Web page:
The Rapidly Evolving Path to Equitable Liver Allocation

The path to equitable liver allocation has been evolving rapidly, so we wanted to provide an update of events that have affected the implementation of the new policy.

In December 2018, the Organ Procurement and Transplant Network (OPTN), which is charged under federal law with developing organ allocation policy, adopted a new “Acuity Model” for livers. This policy, which was generated over several years of intense analysis, development, and debate, would have prioritized patient medical need over where patients happen to live. It was slated to take effect on May 1, 2019.

 During the spring, Members of the U.S. Congress sent letters to the Department of Health and Human (HHS) services registering their opinions of the policy. Some favored it while others expressed concern. HHS Secretary Alex Azar testified before a congressional committee that he believed the new policy is legal and appropriate and that federal law requires his office to defer to OPTN, which is comprised of organ transplant experts and patient representatives, in this area.

 On April 23, Emory University Hospital and Piedmont Hospital, in Georgia, and the University of Michigan and University of Kansas of Hospital Authority filed a lawsuit in Georgia requesting a temporary restraining order (TRO) against the policy. HHS and UNOS agreed to delay the implementation of the new policy until May 14 in order to settle the dispute.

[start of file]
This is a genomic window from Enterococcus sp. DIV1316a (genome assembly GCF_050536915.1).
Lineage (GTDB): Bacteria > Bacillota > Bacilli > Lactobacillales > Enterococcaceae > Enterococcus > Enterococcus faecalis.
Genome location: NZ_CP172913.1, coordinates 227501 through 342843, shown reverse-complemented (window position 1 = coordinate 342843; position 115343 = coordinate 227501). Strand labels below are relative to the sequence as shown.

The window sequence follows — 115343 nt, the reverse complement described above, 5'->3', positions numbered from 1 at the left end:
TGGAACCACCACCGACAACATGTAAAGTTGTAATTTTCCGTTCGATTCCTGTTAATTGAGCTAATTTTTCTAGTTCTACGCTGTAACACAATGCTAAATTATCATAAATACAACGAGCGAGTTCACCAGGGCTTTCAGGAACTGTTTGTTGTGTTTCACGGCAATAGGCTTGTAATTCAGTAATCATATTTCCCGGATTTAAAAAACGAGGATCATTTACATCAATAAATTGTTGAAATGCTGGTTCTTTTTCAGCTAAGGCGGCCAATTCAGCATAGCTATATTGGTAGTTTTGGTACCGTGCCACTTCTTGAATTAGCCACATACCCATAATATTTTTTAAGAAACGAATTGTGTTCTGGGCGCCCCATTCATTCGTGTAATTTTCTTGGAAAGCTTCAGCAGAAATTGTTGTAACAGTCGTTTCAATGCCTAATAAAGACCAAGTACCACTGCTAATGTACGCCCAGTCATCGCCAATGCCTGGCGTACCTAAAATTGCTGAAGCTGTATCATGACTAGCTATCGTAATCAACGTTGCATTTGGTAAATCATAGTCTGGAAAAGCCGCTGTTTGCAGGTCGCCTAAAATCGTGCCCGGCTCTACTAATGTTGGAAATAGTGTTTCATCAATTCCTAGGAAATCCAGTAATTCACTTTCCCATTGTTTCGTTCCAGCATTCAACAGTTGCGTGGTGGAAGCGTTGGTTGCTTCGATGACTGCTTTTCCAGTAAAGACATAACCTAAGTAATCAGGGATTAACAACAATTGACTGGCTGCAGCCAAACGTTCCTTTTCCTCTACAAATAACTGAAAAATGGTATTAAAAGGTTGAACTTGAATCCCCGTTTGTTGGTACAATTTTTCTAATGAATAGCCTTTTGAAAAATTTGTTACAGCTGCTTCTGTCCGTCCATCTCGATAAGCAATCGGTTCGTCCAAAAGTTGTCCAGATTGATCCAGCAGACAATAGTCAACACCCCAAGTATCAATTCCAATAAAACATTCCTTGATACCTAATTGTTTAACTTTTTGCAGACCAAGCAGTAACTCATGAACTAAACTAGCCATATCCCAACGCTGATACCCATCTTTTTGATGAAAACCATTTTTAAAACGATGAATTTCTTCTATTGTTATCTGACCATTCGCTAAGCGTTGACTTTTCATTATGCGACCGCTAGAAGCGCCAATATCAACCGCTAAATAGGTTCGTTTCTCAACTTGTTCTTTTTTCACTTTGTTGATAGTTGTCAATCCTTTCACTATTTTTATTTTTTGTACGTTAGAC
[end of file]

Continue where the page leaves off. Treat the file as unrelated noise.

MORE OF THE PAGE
On May 13, the U.S. District Court Judge ruled in favor of the new liver allocation policy, and denied the opposition's temporary restraining order. However, the following day, the Judge reversed her decision by staying the policy pending plaintiff's appeal to the 11th Circuit. The Judge's third ruling confirmed that the new policy was stayed and the old, inequitable policy, based on arbitrarily crafted districts and regions, should go back in to effect. UNOS then advised the court it would revert to the old policy on May 23.

 This has been a complicated, fast-moving process. While we remain pleased with the core victory in the case (the denial of the TRO), the judge has effectively given the plaintiffs what they wanted—a delay in implementation of the new policy. Lawyers from UNOS are seeking an expedited briefing in the 11th Circuit to mitigate the effects of the delay. We will continue to provide information as the situation evolves.


Billy Wynne